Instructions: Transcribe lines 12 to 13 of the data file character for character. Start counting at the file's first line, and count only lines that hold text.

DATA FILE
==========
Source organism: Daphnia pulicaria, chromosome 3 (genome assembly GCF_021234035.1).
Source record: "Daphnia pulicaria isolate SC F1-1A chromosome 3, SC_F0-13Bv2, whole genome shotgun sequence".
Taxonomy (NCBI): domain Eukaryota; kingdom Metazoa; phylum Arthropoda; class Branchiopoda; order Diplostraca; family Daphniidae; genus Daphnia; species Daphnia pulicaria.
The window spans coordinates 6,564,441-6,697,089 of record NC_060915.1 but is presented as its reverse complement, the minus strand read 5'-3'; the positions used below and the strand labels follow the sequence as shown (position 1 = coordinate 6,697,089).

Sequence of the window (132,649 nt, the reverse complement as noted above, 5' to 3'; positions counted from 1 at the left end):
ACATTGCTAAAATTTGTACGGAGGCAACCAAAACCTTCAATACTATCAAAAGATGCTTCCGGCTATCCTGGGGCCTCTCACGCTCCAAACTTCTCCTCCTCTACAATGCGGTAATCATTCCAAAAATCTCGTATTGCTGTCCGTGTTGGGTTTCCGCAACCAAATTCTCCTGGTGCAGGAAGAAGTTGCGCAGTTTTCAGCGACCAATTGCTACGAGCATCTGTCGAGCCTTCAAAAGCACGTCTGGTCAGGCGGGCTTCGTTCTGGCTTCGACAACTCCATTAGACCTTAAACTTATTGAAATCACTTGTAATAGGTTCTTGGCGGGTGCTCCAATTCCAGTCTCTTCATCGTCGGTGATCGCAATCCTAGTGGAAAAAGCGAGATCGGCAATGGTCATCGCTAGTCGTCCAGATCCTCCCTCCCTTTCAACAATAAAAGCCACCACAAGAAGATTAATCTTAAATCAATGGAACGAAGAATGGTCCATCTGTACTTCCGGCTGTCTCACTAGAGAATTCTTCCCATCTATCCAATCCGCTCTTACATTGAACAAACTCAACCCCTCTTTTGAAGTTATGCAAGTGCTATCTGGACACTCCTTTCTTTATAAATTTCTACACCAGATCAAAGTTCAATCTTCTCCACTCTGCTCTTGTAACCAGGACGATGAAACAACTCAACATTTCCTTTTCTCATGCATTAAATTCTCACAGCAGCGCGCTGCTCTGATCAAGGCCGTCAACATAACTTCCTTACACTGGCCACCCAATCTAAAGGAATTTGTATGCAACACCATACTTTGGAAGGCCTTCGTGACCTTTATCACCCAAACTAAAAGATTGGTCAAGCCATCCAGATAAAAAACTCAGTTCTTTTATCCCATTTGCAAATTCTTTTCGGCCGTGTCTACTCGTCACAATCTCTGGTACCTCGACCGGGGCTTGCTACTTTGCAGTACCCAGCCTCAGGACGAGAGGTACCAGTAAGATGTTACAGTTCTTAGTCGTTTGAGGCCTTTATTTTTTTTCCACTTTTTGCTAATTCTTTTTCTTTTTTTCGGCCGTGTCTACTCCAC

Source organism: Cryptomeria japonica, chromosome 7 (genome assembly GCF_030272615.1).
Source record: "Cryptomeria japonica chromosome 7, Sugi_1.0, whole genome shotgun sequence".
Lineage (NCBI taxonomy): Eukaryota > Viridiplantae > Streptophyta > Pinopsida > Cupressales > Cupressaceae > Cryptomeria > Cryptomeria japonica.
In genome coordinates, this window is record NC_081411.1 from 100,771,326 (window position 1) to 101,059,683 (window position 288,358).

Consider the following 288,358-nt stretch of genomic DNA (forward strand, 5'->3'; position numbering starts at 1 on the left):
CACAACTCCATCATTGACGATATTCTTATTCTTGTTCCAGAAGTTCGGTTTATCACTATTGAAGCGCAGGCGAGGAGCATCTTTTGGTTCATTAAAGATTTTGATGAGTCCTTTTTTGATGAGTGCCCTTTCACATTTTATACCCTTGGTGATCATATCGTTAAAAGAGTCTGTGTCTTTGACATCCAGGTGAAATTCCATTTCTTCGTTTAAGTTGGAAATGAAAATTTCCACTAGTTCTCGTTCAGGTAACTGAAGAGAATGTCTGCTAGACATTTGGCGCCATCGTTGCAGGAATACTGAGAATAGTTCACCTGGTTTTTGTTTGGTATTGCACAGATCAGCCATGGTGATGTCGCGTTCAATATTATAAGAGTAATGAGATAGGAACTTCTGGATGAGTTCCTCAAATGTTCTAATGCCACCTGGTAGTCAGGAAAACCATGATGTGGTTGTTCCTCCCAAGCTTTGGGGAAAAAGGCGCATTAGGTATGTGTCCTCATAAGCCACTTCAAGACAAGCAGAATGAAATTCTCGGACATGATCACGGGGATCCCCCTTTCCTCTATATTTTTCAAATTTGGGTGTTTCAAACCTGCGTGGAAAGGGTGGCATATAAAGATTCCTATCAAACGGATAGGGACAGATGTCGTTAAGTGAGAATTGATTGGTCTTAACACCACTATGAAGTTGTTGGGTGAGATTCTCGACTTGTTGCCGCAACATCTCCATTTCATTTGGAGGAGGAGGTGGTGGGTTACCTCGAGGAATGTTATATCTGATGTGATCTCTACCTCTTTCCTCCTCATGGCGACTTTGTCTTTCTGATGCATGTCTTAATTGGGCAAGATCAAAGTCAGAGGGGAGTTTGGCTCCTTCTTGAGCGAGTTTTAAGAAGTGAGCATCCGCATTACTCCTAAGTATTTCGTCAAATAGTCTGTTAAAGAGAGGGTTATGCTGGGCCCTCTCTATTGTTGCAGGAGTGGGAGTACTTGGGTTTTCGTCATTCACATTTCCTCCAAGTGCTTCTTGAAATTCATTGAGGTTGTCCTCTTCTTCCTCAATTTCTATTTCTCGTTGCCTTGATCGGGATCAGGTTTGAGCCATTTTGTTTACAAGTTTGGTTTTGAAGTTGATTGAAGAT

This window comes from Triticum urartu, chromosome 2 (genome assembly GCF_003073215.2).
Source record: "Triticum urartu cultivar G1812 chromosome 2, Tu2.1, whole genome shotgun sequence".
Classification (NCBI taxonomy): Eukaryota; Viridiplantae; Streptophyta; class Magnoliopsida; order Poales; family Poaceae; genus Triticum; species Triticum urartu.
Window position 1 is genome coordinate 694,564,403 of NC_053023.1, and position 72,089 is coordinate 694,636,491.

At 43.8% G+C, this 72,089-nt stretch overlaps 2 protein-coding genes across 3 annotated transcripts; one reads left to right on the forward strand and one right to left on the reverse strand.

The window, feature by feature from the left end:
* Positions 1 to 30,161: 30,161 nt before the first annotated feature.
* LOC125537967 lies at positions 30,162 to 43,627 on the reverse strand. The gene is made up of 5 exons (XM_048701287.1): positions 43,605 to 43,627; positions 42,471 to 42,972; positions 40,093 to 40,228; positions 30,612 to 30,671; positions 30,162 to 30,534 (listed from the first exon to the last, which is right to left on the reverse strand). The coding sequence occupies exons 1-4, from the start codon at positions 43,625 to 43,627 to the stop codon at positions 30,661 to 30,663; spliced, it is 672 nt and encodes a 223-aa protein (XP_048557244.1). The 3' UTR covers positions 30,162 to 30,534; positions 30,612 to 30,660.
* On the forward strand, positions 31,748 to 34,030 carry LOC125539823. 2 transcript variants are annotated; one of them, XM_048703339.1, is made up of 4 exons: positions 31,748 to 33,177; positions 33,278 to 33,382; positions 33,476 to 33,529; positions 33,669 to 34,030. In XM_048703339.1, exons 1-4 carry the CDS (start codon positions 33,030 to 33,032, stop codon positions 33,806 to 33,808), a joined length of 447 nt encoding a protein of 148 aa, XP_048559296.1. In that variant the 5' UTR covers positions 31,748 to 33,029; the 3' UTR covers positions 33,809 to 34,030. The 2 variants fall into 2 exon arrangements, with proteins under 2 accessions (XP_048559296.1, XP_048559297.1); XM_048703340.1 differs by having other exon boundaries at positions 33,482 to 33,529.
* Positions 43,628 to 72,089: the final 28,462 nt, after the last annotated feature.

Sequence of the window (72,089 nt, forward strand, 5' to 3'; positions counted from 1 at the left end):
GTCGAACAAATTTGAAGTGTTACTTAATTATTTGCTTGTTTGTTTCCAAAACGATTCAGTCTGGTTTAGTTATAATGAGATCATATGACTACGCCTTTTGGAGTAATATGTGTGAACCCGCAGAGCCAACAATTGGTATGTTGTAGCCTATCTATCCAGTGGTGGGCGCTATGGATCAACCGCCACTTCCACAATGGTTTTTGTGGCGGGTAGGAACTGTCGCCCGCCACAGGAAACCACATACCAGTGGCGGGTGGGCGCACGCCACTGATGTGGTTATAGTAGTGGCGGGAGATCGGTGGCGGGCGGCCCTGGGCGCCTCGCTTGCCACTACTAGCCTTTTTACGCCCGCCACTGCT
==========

CACAACTCCATCATTGACGATATTCTTATTCTTGTTCCAGAAGTTCGGTTTATCACTATTGAAGCGCAGGCGAGGAGCATCTTTTGGTTCATTAAAGATTTTGATGAGTCCTTTTTTGATGAGTGCCCTTTCACATTTTATACCCTTGGTGATCATATCGTTAAAAGAGTCTGTGTCTTTGACATCCAGGTGAAATTCCATTTCTTCGTTTAAGTTGGAAATGAAAATTTCCACTAGTTCTCGTTCAGGTAACTGAAGAGAATGTCTGCTAGACATTTGGCGCCATCGTTGCAGGAATACTGAGAATAGTTCACCTGGTTTTTGTTTGGTATTGCACAGATCAGCCATGGTGATGTCGCGTTCAATATTATAAGAGTAATGAGATAGGAACTTCTGGATGAGTTCCTCAAATGTTCTAATGCCACCTGGTAGTCAGGAAAACCATGATGTGGTTGTTCCTCCCAAGCTTTGGGGAAAAAGGCGCATTAGGTATGTGTCCTCATAAGCCACTTCAAGACAAGCAGAATGAAATTCTCGGACATGATCACGGGGATCCCCCTTTCCTCTATATTTTTCAAATTTGGGTGTTTCAAACCTGCGTGGAAAGGGTGGCATATAAAGATTCCTATCAAACGGATAGGGACAGATGTCGTTAAGTGAGAATTGATTGGTCTTAACACCACTATGAAGTTGTTGGGTGAGATTCTCGACTTGTTGCCGCAACATCTCCATTTCATTTGGAGGAGGAGGTGGTGGGTTACCTCGAGGAATGTTATATCTGATGTGATCTCTACCTCTTTCCTCCTCATGGCGACTTTGTCTTTCTGATGCATGTCTTAATTGGGCAAGATCAAAGTCAGAGGGGAGTTTGGCTCCTTCTTGAGCGAGTTTTAAGAAGTGAGCATCCGCATTACTCCTAAGTATTTCGTCAAATAGTCTGTTAAAGAGAGGGTTATGCTGGGCCCTCTCTATTGTTGCAGGAGTGGGAGTACTTGGGTTTTCGTCATTCACATTTCCTCCAAGTGCTTCTTGAAATTCATTGAGGTTGTCCTCTTCTTCCTCAATTTCTATTTCTCGTTGCCTTGATCGGGATCAGGTTTGAGCCATTTTGTTTACAAGTTTGGTTTTGAAGTTGATTGAAGAT

This window comes from Triticum urartu, chromosome 2 (genome assembly GCF_003073215.2).